Stocks rose on Thursday as better-than-expected earnings by Wal-Mart Stores Inc helped offset disappointing government numbers on retail sales and jobs.

Shares of Wal-Mart, the world's largest retailer, gained 2.7 percent to $51.88 following its second-quarter earnings and its outlook for the full year.

The rest of the retail sector was lukewarm, however, after the U.S. Commerce Department reported retail sales fell 0.1 percent in July, defying market expectations of a gain. Analysts had expected a boost to retail sales from the government's cash for clunkers program that offers taxpayers money for trading in gas guzzlers for more fuel efficient new cars.

The S&P retail index added 0.3 percent.

Also on the negative side, the government said the number of workers filing initial applications for unemployment benefits rose by 4,000 to a seasonally adjusted 558,000. Economists had anticipated a drop.

What really helped us this morning was Wal-Mart coming out and kind of across the board saying early back-too-school numbers were pretty good, said Warren Simpson, managing director at Stephens Capital Management in Little Rock, Arkansas.

That kind of keyed the market, at least having some resiliency and some support, and consequently, we've rallied just a little here.

The market had surged on Wednesday after the Federal Reserve said the economy appears to be leveling out. But Thursday's data served as a reminder that the economic picture remains unsettled.

To be up after a day like we had yesterday is a pretty good day, Simpson added.

The Dow Jones industrial average <.DJI> rose 36.58 points, or 0.39 percent, to 9,398.19. The Standard & Poor's 500 Index <.SPX> gained 6.92 points, or 0.69 percent, to 1,012.73. The Nasdaq Composite Index <.IXIC> added 10.63 points, or 0.53 percent, to 2,009.35.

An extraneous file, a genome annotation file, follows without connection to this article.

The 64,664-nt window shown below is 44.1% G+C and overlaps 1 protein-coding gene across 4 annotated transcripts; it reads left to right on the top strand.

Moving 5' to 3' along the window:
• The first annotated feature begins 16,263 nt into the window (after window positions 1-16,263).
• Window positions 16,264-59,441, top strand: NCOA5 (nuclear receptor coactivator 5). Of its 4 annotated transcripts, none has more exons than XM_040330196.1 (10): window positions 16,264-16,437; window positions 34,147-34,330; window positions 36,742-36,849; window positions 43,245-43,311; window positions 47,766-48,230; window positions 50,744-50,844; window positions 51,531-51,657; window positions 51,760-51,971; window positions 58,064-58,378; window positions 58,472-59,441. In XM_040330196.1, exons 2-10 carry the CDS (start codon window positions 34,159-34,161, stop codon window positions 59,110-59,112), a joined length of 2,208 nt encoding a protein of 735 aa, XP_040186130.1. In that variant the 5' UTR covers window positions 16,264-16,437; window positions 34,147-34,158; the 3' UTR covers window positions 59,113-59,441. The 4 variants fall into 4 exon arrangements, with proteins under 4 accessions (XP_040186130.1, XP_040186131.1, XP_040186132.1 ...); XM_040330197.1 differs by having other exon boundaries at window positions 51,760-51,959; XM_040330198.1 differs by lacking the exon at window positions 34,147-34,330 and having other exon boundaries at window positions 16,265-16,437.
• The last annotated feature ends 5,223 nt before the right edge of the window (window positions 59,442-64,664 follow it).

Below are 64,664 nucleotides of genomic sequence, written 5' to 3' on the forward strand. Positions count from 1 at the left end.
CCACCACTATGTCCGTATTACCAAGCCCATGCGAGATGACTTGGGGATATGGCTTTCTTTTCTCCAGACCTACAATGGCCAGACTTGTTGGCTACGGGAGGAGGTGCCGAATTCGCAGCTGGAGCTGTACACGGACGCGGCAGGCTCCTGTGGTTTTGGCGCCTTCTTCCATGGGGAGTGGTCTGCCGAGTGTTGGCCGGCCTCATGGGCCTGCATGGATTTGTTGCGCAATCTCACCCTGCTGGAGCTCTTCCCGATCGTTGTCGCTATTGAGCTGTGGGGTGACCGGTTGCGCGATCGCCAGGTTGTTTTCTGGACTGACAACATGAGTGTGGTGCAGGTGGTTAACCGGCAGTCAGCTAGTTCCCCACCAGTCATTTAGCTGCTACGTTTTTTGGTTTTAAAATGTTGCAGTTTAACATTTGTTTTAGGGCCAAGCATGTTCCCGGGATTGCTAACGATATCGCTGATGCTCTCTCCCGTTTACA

Financial stocks were among the bright spots, a day after hedge fund manager John Paulson -- who had made a fortune betting against financial companies after foreseeing the credit crisis -- disclosed that he had bought large stakes in several banks, including Bank of America.

Bank of America shares gained 6.7 percent to $17.00, and the KBW Bank index <.BKX> gained 3.1 percent.

After the closing bell, shares of Nordstrom Inc slipped 0.9 percent to $29.50 after the upscale department store operator reported a steep decline in quarterly profit, that nonetheless met expectations.

Shares of AutoDesk Inc added 0.8 percent after the bell after the software designer posted forecast-beating quarterly results.

Stocks briefly extended gains at midday after a 30-year U.S. Treasury bond auction was well received, providing a boost to confidence in U.S. assets including stocks.

Homebuilder shares fell on a string of downgrades, with D.R. Horton Inc down 3.7 percent to $12.95 after Citigroup cut its rating. KB Home fell 2.5 percent to $17.83 after a downgrade by Raymond James.

The Dow Jones U.S. Home Construction index <.DJUSHB> shed 1.5 percent.

Volume was light on the New York Stock Exchange, with 777 million shares changing hands, well below last year's estimated daily average of 1.49 billion, while on the Nasdaq, about 1.01 billion shares traded, below last year's daily average of 2.28 billion.

Advancing stocks outnumbered declining ones on the NYSE by a ratio of 1,999 to 1,036, while advancing stocks beat decliners on the Nasdaq, by 1,462 to 1,197.

(Editing by Leslie Adler)